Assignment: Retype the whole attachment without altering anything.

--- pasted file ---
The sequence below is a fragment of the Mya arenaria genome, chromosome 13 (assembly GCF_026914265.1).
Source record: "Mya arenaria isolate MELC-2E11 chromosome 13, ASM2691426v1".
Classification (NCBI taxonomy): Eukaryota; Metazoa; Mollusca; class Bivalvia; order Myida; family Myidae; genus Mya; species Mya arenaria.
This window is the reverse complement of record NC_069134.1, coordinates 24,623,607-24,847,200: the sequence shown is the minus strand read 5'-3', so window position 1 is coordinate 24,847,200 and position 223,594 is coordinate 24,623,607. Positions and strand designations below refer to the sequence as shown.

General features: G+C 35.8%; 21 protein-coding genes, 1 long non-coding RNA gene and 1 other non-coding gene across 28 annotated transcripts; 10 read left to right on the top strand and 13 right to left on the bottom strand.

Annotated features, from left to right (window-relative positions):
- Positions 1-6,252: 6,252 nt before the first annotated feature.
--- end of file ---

The sequence below is a fragment of the Mya arenaria genome, chromosome 13 (assembly GCF_026914265.1).
Source record: "Mya arenaria isolate MELC-2E11 chromosome 13, ASM2691426v1".
Classification (NCBI taxonomy): Eukaryota; Metazoa; Mollusca; class Bivalvia; order Myida; family Myidae; genus Mya; species Mya arenaria.
This window is the reverse complement of record NC_069134.1, coordinates 24,623,607-24,847,200: the sequence shown is the minus strand read 5'-3', so window position 1 is coordinate 24,847,200 and position 223,594 is coordinate 24,623,607. Positions and strand designations below refer to the sequence as shown.

General features: G+C 35.8%; 21 protein-coding genes, 1 long non-coding RNA gene and 1 other non-coding gene across 28 annotated transcripts; 10 read left to right on the top strand and 13 right to left on the bottom strand.

Annotated features, from left to right (window-relative positions):
- Positions 1-6,252: 6,252 nt before the first annotated feature.